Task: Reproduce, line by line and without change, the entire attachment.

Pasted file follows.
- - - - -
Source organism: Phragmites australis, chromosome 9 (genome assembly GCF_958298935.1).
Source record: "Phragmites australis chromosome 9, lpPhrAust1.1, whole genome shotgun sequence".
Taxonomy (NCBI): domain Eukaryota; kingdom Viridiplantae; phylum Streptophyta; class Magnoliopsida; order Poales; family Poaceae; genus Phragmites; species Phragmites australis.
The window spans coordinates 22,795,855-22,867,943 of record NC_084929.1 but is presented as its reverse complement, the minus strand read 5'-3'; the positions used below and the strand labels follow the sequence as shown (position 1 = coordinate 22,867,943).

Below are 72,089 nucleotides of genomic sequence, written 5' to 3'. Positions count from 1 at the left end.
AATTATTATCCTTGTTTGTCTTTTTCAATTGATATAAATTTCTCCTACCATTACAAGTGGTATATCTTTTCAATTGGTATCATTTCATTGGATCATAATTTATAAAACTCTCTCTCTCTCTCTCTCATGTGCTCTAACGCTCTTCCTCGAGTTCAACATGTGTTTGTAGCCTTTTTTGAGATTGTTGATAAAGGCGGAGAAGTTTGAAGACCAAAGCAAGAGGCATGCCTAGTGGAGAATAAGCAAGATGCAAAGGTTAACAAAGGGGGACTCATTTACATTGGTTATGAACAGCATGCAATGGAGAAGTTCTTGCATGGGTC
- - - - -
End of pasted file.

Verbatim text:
Source organism: Phragmites australis, chromosome 9 (genome assembly GCF_958298935.1).
Source record: "Phragmites australis chromosome 9, lpPhrAust1.1, whole genome shotgun sequence".
Taxonomy (NCBI): domain Eukaryota; kingdom Viridiplantae; phylum Streptophyta; class Magnoliopsida; order Poales; family Poaceae; genus Phragmites; species Phragmites australis.
The window spans coordinates 22,795,855-22,867,943 of record NC_084929.1 but is presented as its reverse complement, the minus strand read 5'-3'; the positions used below and the strand labels follow the sequence as shown (position 1 = coordinate 22,867,943).

Below are 72,089 nucleotides of genomic sequence, written 5' to 3'. Positions count from 1 at the left end.
AATTATTATCCTTGTTTGTCTTTTTCAATTGATATAAATTTCTCCTACCATTACAAGTGGTATATCTTTTCAATTGGTATCATTTCATTGGATCATAATTTATAAAACTCTCTCTCTCTCTCTCTCATGTGCTCTAACGCTCTTCCTCGAGTTCAACATGTGTTTGTAGCCTTTTTTGAGATTGTTGATAAAGGCGGAGAAGTTTGAAGACCAAAGCAAGAGGCATGCCTAGTGGAGAATAAGCAAGATGCAAAGGTTAACAAAGGGGGACTCATTTACATTGGTTATGAACAGCATGCAATGGAGAAGTTCTTGCATGGGTC